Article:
As 2015 drew to a close, I was anxiously awaiting proof of an accomplishment that had been part of last year's resolutions. Even though the proof did not come until just a few days ago, the date on the certificate clinches the 2015 tally. As you can guess, I resolved last year to join a lineage society. I had figured it would be one of the Ohio lineage groups, since that seemed to be the easiest path, but some friends here in Kentucky urged me to push for DAR.

I had anticipated joining DAR many years ago. After all, it was during my teenage years that I discovered a letter written to my great grandmother in 1978 that let her know she was eligible to join through a branch of the Garrett family that settled the Chillicothe Ohio area. I can still remember going through my great grandmother's family items while sitting in my grandmother's kitchen and pretty much flipping out. Of course, I didn't have much of an idea what joining entailed, but I can remember telling my mom that she should I could join when I was old enough. This discovery led me to the John Fox Jr. DAR Library in Paris a couple of years letter - and my first look at the DAR Patriot Index. There he was, my ancestor, Thomas Garrett, listed among those who had fought. One of my favorite genealogy moments!

Fast forward about 10 years when I was around 26, and I was fully investigating what was necessary to join, as a supplement to my decade-long immersion into genealogical research. A couple of sad things happened at that time to derail my efforts: 1. I ordered the full DAR application packet from Washington D.C. for my cousin that had joined in the 70s - you know, the old snail mail - and the application came back marked in red. Apparently, my ancestor was NOT the Thomas Garrett that had fought in Virginia, but rather a son of my patriarch. 2. My research was suffering from a lack of focus (too many branches at once), and so I turned away from this idea since the disappointment was so fresh.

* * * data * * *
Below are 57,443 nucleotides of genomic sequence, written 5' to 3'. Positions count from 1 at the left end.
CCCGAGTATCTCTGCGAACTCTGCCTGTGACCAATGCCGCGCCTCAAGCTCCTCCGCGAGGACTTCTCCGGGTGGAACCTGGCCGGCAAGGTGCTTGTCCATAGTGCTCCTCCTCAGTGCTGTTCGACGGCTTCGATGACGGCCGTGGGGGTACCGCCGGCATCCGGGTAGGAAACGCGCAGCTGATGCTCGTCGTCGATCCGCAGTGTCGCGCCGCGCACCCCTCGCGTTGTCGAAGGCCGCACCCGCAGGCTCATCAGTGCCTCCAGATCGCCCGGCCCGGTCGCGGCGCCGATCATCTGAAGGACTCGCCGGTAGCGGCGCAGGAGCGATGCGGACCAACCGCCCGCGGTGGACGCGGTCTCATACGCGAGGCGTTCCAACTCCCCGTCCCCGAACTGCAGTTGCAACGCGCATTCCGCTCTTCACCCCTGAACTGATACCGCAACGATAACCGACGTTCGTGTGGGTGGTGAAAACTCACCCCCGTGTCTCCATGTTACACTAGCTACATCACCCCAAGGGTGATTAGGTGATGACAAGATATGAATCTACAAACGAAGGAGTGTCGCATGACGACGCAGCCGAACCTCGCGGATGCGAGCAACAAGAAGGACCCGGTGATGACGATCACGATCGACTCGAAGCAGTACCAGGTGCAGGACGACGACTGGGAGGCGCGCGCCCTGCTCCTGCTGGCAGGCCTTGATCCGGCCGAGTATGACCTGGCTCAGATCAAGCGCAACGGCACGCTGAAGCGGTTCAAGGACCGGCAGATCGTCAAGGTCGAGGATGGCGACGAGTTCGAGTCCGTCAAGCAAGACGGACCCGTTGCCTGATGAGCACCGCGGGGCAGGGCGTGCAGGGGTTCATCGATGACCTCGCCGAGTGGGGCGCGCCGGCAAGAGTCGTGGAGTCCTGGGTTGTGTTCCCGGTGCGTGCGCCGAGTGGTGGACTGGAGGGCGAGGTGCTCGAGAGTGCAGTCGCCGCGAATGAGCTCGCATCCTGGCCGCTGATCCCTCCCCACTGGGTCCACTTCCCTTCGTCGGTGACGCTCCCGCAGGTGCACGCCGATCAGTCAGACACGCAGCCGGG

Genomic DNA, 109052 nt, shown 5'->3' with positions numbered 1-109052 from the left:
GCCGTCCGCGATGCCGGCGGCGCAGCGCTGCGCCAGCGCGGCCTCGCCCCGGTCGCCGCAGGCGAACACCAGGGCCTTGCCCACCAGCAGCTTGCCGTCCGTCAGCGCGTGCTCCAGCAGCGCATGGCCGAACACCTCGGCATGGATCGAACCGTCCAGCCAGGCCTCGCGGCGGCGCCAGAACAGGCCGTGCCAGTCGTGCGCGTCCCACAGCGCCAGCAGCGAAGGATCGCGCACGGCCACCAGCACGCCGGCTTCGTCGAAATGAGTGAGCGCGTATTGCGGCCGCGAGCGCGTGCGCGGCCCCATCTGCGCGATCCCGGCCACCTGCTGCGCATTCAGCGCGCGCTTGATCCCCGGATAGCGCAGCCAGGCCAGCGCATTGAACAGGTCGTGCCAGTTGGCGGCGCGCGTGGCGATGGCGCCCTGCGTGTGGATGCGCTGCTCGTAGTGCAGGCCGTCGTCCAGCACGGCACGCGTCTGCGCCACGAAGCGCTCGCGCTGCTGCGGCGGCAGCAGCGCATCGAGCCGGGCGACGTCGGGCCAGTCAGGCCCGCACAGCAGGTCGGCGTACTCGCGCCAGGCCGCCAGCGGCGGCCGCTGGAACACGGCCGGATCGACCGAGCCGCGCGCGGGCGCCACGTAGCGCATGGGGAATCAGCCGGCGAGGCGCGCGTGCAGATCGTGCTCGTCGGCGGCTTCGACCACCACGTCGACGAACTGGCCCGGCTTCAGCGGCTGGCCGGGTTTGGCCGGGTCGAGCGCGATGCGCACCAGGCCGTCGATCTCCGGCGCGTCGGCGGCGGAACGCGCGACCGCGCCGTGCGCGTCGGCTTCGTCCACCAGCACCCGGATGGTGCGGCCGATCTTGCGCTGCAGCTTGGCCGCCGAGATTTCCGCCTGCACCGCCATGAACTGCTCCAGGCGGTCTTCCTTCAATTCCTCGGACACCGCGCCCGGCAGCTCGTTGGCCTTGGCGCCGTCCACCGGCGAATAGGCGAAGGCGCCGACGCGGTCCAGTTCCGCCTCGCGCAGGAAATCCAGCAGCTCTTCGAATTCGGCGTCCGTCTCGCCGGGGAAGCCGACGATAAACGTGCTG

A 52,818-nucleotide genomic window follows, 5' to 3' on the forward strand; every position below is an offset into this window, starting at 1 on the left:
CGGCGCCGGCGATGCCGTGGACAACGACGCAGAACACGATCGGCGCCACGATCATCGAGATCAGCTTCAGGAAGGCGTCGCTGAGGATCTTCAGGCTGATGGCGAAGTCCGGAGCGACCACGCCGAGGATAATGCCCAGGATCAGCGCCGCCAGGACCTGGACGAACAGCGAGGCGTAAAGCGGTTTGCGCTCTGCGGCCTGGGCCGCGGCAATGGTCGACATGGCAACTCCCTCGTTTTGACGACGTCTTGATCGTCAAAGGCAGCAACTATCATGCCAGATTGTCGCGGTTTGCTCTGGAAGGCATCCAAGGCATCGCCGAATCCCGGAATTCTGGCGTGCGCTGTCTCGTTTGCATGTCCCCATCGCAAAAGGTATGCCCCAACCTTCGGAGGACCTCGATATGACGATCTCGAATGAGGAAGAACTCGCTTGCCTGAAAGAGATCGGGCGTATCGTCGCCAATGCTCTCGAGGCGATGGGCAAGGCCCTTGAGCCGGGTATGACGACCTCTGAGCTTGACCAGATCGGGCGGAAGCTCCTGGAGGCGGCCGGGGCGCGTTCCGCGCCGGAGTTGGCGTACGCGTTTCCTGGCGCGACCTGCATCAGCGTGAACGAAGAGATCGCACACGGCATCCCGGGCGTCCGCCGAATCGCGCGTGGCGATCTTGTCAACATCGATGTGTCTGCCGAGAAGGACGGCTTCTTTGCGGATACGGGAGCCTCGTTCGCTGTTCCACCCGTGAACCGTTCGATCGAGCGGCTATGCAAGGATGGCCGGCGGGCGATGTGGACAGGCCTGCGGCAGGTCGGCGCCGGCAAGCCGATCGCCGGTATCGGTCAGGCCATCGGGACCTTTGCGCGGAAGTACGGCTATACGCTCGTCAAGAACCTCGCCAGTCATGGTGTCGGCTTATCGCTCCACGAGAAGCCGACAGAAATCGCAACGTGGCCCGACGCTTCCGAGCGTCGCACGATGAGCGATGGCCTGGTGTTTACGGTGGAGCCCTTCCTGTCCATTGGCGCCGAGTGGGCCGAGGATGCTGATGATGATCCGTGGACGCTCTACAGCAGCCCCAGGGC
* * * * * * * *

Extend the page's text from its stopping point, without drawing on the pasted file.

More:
Fast forward another dozen or so years, and my research is much farther along: my B.A. in history and M.S. in Library Science are under my belt, and I'm employed by the state historical society. Also, by this time, the Patriot Index is now online...and way easier to search in my jammies! I started as many do, plugging in ancestor names to find another eligible branch. I have not given up on the Garrett line, but some of the other research passed down to me about that branch has been flagged in my own research radar. It needs some work, and I'm now very doubtful of the reliability of the research of others.

2015 also happened to be the 125th anniversary of the DAR's formation - which included a really cool commemorative certificate for new members! Plus, pushing me along are some great DAR ladies that frequent our library and events - including the State Registrar. Myra Evans is quite the DAR champion and genealogy mentor! As much as she pushed, I still wanted to complete this challenge, as much as I could, on my own. I regarded this as a genealogical test. Lineage society membership has a way of doing that for a researcher. There is nothing more intimidating than putting your research to the test to have it deemed worthy or unworthy.

As soon as Myra confirmed that contemporary Family Bible Records would be admissible in the process, I had a targeted branch to work from. The "contemporary" records in my possession came from my Dad through our great Aunt Mattie Townsend. She was quite the keeper of history! If it had not been for her, and her insistence that the Daniels family research continue with the Daniels line, all would have been lost. Again, the "contemporary" records came from around 1879 and detailed the lineage back to pre-1804 Pennsylvania. That was really my golden ticket. Taking these Bible records and working both directions into Ohio and Pennsylvania, I hit the jackpot, and became spoiled by the great records in these two states.

So big drum roll reveal - my Patriot Ancestor is Daniel Estle of Pennsylvania!

I know membership is new to me right now - and so I can't say too much about the membership experience - but I thought you might like a list of some of the things I learned along the way.